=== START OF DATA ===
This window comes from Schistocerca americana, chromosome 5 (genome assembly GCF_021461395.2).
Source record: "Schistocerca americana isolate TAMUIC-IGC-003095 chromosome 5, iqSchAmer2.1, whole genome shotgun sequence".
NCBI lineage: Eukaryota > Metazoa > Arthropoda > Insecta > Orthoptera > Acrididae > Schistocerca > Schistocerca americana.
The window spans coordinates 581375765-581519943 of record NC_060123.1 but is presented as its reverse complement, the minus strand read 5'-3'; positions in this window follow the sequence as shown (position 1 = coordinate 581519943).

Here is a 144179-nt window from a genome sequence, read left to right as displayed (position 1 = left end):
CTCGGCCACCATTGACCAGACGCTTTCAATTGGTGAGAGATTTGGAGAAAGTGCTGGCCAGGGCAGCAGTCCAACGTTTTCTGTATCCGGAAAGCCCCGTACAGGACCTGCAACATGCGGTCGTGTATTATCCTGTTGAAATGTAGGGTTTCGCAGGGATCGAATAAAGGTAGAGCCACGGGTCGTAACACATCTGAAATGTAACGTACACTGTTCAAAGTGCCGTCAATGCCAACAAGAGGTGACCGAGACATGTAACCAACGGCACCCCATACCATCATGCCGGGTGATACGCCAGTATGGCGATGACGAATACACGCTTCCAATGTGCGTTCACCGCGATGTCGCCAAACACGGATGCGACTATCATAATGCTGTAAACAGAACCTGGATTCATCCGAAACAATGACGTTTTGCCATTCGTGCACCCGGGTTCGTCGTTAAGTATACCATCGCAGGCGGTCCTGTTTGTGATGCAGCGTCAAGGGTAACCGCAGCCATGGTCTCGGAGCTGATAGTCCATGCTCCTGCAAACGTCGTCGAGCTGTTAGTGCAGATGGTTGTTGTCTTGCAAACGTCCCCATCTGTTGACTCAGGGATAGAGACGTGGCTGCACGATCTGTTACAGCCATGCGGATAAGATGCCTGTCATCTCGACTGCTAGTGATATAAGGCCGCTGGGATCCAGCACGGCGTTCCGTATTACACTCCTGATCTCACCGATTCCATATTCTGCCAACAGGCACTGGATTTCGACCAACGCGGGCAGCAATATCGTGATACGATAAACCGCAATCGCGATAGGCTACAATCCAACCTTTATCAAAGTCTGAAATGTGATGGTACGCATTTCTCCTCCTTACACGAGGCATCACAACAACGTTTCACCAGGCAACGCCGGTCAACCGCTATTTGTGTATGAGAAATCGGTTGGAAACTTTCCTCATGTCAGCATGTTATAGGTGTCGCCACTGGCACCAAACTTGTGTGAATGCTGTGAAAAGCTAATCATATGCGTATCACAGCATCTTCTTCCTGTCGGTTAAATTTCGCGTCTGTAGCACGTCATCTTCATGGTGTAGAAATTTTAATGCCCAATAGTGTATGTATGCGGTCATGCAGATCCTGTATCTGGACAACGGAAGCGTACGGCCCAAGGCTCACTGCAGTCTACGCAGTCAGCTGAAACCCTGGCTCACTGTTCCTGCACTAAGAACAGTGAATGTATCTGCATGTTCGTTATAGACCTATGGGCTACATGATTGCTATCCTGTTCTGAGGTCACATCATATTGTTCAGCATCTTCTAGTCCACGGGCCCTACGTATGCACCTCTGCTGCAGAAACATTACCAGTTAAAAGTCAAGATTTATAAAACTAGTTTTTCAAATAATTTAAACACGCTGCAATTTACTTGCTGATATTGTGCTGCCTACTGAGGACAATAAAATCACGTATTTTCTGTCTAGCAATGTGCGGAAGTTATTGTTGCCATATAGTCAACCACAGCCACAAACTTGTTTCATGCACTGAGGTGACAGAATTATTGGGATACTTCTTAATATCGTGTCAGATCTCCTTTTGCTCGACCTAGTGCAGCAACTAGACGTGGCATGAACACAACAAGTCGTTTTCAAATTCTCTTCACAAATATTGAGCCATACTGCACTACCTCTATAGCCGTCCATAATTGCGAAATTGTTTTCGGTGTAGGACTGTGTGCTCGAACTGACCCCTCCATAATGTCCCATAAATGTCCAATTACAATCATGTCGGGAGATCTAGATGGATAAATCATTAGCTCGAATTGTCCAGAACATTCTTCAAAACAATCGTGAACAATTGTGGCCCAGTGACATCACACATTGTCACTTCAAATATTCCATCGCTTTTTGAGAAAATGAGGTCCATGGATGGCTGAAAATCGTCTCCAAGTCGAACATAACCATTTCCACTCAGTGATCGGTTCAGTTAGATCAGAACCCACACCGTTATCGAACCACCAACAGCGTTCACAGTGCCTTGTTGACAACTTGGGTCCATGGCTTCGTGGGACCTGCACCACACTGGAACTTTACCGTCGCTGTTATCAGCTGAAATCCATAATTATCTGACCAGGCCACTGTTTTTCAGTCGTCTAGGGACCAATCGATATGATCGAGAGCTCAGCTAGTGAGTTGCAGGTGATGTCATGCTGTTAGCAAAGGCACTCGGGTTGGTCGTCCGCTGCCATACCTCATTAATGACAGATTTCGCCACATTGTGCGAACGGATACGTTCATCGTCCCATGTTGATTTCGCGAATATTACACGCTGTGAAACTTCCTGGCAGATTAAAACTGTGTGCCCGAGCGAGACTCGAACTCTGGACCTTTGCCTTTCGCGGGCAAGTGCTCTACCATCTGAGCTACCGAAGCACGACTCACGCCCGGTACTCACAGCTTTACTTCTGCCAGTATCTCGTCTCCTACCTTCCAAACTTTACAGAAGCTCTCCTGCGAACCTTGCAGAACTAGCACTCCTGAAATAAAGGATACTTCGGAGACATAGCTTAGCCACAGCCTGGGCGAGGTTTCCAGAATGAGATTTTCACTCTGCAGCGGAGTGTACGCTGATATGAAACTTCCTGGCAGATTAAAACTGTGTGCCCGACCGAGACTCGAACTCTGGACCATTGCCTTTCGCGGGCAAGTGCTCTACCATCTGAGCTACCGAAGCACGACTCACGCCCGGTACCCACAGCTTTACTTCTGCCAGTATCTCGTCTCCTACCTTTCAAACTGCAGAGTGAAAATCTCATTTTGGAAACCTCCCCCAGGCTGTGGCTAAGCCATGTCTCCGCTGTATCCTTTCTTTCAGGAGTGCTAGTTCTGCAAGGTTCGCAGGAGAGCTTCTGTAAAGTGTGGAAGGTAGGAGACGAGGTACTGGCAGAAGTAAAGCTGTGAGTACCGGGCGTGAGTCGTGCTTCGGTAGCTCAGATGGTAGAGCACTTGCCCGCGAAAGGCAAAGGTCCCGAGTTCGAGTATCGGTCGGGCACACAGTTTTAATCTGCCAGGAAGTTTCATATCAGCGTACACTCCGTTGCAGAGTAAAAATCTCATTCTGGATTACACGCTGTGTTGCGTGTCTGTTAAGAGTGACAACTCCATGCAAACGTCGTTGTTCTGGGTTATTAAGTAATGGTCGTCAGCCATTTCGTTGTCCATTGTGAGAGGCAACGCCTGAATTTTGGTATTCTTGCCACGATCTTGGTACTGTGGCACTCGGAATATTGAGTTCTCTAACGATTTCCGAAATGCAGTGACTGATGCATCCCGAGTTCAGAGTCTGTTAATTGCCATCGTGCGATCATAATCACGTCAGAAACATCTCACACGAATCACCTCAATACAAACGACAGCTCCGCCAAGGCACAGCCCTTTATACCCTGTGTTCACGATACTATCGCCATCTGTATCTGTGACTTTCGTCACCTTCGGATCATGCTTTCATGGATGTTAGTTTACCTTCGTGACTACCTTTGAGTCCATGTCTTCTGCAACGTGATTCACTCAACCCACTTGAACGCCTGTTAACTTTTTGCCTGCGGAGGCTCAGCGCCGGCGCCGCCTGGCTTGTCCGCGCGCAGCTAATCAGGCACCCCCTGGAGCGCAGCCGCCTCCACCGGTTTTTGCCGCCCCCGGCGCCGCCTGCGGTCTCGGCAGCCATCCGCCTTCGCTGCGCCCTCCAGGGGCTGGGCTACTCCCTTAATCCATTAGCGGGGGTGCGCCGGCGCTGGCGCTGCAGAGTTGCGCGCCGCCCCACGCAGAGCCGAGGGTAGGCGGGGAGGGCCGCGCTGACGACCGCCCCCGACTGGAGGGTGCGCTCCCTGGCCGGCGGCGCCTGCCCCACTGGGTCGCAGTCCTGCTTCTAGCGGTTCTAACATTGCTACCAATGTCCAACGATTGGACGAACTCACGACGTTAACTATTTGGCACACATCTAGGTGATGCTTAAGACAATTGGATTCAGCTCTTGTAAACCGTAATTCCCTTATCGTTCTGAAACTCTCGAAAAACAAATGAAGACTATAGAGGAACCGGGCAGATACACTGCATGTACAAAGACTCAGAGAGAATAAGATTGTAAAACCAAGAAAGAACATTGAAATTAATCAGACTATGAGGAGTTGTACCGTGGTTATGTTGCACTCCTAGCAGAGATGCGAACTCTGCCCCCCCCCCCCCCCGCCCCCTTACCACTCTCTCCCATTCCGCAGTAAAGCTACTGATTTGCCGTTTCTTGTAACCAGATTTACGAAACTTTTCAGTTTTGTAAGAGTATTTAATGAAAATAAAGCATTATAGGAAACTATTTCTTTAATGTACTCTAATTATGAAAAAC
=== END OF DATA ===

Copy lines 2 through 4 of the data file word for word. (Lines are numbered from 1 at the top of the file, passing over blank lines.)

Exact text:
Source record: "Schistocerca americana isolate TAMUIC-IGC-003095 chromosome 5, iqSchAmer2.1, whole genome shotgun sequence".
NCBI lineage: Eukaryota > Metazoa > Arthropoda > Insecta > Orthoptera > Acrididae > Schistocerca > Schistocerca americana.
The window spans coordinates 581375765-581519943 of record NC_060123.1 but is presented as its reverse complement, the minus strand read 5'-3'; positions in this window follow the sequence as shown (position 1 = coordinate 581519943).